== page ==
Today is “World No Tobacco Day.”  Not only does tobacco usage have an impact on your lungs, it also has a detrimental impact on your oral health. Some effects that tobacco use has on your mouth are:smoking, how-to-quit-smoking

  • Brown/black staining of the teeth
  • Increased risk of tooth decay and tooth loss
  • Bad breath
  • Impaired taste buds
  • Black hairy tongue
  • Periodontitis- infected gums, loss of the jawbone that supports your teeth, and deep spaces forming around the teeth
  • Brown spots on your gums
  • Mouth and throat cancer
  • Impaired healing of the gums and bones in your mouth

Users of chewing tobacco and snuff are at an especially high risk of oral cancers. (Especially cancers of the gums, cheeks, lips, tongue, floor and roof of your mouth.)

According to the Institute of Medicine about 80% of people diagnosed with oral cancer are tobacco users and tobacco use contributes to about 490,000 premature deaths per year, making it the leading cause of death. This is more than AIDS, alcohol, car accidents, illegal drugs, murders, fires, and suicides combined.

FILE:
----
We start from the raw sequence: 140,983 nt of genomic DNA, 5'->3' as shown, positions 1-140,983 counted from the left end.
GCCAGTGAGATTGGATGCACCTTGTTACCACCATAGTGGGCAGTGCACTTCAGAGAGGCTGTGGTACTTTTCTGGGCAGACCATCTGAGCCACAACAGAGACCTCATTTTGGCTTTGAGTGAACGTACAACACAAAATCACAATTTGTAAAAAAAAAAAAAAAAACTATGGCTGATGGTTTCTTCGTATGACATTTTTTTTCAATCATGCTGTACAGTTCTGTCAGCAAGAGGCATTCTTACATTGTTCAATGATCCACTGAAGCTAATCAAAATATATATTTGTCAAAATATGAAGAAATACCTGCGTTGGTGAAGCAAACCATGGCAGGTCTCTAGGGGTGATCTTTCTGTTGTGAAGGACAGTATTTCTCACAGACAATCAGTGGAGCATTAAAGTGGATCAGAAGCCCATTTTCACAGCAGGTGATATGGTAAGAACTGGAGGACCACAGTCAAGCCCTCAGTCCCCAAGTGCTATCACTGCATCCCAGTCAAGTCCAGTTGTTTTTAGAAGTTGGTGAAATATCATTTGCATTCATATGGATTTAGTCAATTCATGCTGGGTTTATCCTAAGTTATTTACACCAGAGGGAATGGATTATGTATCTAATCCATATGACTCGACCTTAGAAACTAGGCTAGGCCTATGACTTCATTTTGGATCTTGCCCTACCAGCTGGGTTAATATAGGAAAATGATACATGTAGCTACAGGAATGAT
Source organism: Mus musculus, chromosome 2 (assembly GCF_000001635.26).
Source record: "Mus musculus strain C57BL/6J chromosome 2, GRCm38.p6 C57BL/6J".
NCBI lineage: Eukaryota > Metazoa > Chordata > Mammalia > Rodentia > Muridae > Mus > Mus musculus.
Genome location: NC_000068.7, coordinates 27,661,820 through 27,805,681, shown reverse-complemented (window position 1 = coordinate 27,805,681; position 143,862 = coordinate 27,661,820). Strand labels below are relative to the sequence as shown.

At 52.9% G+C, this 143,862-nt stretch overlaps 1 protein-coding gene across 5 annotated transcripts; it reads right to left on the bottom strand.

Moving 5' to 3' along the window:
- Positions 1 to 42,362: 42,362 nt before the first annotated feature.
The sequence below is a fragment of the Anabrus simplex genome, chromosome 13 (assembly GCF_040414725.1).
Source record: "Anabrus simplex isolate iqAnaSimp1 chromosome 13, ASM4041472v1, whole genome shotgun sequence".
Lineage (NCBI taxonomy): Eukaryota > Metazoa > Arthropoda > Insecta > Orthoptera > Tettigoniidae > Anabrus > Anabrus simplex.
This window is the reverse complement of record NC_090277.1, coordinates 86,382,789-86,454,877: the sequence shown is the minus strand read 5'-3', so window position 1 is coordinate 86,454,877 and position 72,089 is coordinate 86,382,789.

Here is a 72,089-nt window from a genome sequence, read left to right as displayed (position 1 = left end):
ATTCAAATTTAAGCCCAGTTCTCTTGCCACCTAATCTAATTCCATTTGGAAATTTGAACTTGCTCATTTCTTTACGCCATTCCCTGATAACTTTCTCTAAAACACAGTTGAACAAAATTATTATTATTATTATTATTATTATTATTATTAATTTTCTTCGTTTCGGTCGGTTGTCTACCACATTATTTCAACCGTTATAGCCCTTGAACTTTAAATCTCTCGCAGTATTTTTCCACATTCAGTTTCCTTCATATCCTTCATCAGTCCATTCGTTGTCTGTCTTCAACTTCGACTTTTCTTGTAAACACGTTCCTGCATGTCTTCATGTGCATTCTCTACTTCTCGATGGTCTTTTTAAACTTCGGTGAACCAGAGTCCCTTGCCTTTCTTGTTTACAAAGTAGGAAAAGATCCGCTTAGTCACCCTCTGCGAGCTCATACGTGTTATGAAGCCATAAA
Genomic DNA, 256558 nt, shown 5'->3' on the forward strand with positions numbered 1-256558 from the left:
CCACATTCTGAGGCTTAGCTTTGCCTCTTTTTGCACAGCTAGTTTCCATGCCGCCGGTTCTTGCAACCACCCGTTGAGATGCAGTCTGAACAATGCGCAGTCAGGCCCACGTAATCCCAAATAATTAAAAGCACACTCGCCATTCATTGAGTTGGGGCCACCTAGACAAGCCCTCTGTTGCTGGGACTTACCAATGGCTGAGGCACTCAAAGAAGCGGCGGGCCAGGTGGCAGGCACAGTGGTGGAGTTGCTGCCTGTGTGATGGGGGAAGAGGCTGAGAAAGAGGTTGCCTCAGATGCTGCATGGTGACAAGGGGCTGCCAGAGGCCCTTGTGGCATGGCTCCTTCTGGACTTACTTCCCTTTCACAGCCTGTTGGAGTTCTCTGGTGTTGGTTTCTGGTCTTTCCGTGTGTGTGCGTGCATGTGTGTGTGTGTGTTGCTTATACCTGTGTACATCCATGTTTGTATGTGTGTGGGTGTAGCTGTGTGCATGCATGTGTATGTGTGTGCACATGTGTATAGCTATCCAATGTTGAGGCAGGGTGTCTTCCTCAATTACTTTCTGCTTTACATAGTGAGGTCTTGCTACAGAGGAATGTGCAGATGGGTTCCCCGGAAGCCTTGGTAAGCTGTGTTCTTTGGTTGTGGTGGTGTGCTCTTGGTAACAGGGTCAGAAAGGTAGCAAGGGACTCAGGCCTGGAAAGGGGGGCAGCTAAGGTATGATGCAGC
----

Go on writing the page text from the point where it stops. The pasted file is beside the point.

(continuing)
If cancer is not yet present, stopping tobacco use halves the risk of oral and throat cancer within the first five years and continues to decline over time. Curious how you can quit using tobacco? This article shares five steps to help curb your addiction.

In honor of World No Tobacco Day, remember to consider the effects that tobacco usage may have on your health and those around you before you smoke or chew. It isn’t too late to turn the effects of tobacco around and significantly decrease your risk of cancer.